Croatia has set itself an ambitious agenda for its Council Presidency. At the EU’s Zagreb summit scheduled for the first half of 2020, which will consider the future of the Western Balkans, Croatia is keen to take on a lead role on the issue of EU accession for its Western Balkan neighbour statesSerbia, Bosnia and Herzegovina (BiH), Montenegro, Albania, Kosovo and North Macedonia. Recently, in October 2019, the European Council decided not to open membership talks with North Macedonia and Albania, however. None of the Western Balkan countries currently has any real prospect of joining the EU  – despite hopes that this would curb some of the negative dynamics that can be observed in the region, including nationalism, populism and corruption, and indeed the growing influence of Russia, Turkey and China. Russia, for example, supports Serbia’s refusal to recognise Kosovo’s independence while also investing heavily in Serbia’s energy sector. Turkey, for its part, is taking a lead role on building mosques and education institutions in Muslim-inhabited areas of BiH and Kosovo. China is mainly focused on its economic interests and is investing in the expansion of motorways and the rail network. In light of the Western Balkan countries’ shared history within socialist Yugoslavia (with the exception of Albania) and its own frontrunner role as an EU member within the region, Croatia seems ideally placed to speak for its neighbours and inject some momentum into the stalled talks.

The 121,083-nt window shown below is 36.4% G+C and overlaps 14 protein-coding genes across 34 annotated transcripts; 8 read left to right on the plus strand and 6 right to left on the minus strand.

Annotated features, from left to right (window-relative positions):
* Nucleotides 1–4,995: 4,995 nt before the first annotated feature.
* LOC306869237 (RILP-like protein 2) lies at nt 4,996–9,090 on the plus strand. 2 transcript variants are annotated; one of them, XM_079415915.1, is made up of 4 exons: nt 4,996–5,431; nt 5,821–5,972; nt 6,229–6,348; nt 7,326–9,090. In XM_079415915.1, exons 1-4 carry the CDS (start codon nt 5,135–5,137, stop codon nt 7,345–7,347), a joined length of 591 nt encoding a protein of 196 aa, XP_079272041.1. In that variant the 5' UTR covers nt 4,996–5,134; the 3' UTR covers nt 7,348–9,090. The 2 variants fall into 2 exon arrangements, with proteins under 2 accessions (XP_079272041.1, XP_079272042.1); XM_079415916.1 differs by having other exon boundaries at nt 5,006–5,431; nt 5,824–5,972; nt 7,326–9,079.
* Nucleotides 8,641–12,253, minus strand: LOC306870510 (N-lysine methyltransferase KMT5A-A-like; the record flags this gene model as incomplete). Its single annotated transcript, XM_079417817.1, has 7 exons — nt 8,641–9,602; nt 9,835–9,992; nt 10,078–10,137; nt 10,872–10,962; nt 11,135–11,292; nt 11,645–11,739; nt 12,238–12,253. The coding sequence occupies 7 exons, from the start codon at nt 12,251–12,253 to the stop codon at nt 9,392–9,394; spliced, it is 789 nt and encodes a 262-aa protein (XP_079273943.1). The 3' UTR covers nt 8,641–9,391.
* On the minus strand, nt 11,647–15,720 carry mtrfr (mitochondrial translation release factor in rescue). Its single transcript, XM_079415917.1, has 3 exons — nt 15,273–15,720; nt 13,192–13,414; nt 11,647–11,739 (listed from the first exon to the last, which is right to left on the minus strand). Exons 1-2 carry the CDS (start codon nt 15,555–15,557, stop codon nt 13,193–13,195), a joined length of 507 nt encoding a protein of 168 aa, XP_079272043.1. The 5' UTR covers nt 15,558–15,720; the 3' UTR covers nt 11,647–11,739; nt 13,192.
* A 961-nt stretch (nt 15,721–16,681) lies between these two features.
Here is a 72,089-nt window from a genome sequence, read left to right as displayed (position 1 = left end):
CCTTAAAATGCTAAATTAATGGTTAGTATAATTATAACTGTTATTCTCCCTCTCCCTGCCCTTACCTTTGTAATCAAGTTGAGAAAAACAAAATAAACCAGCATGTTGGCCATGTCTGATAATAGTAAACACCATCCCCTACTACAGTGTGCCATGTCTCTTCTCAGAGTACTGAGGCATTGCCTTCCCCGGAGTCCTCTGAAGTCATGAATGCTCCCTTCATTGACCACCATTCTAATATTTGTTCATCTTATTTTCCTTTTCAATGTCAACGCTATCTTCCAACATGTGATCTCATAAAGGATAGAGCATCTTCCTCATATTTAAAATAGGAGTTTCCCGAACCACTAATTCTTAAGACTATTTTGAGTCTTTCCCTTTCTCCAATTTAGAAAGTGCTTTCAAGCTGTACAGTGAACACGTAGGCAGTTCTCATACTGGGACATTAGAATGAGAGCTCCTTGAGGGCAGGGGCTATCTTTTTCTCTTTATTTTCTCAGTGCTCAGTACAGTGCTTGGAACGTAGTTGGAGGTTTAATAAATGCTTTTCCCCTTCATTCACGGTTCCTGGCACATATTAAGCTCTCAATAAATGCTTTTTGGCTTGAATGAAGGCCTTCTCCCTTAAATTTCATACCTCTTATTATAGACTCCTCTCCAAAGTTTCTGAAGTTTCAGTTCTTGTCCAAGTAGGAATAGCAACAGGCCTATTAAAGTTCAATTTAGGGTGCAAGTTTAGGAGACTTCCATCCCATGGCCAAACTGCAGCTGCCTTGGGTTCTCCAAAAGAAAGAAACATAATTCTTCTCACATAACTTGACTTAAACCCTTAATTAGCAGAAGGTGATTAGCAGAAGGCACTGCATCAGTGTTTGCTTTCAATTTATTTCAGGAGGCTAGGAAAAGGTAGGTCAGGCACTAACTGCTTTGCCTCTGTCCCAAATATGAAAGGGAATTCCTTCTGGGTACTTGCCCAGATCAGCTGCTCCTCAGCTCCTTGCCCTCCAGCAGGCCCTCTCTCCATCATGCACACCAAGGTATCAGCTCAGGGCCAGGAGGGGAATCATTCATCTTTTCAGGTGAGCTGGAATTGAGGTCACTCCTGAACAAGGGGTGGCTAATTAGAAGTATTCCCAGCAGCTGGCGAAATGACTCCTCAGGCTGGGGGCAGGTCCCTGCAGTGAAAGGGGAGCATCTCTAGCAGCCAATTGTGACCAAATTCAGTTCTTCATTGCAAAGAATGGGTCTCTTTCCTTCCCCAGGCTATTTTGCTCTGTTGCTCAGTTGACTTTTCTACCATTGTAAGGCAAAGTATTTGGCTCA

In order to move closer to its self-proclaimed goal of joining the Schengen Area, Croatia must also prove that it is capable of securing its own borders while respecting human rights. This is vital, especially in relation to unauthorised crossings by migrants using the Balkan route to reach EU countries in Northern Europe. In recent years, there were frequent human rights abuses here, including violence, when migrants were pushed back. As seen elsewhere along the EU’s external border, the aim of controlling, channelling and restricting migration often collides with the aim of implementing a humanitarian migration policy in line with human dignity.

Attitudes towards the Serb minority in Croatia itself also show little sign of solidarity. Before the Croatian War of Independence, Serbs accounted for a good 12% of the population, but this has fallen to just 4%, partly because only a fraction of the Serb population returned to live permanently in Croatia after the war. Many live in the country’s rural or marginalised regions, where verbal and even physical attacks on Serbs have increased of late.

Its upcoming Presidency of the Council of the European Union will enable Croatia to take more responsibility for Europe and will sharpen the EU’s and the public’s focus not only on Croatia itself but on the wider region. It thus creates an opportunity to generate the long-awaited and much-needed positive momentum for Croatia and the Western Balkan countries. Hopefully, this will provide new direction on the issue of its neighbours’ accession to the EU, thereby promoting cooperation among these countries and stimulating their economies. Perhaps it will also shift attention to the issue of human and minority rights. With better prospects for the future, Croatia might then be able to turn a more critical light on its own past.


Carolin Leutloff-Grandits is a social anthropologist and Interim Professor of Economic and Social Geography in the Faculty of Cultural and Social Sciences, European University Viadrina, Frankfurt (Oder).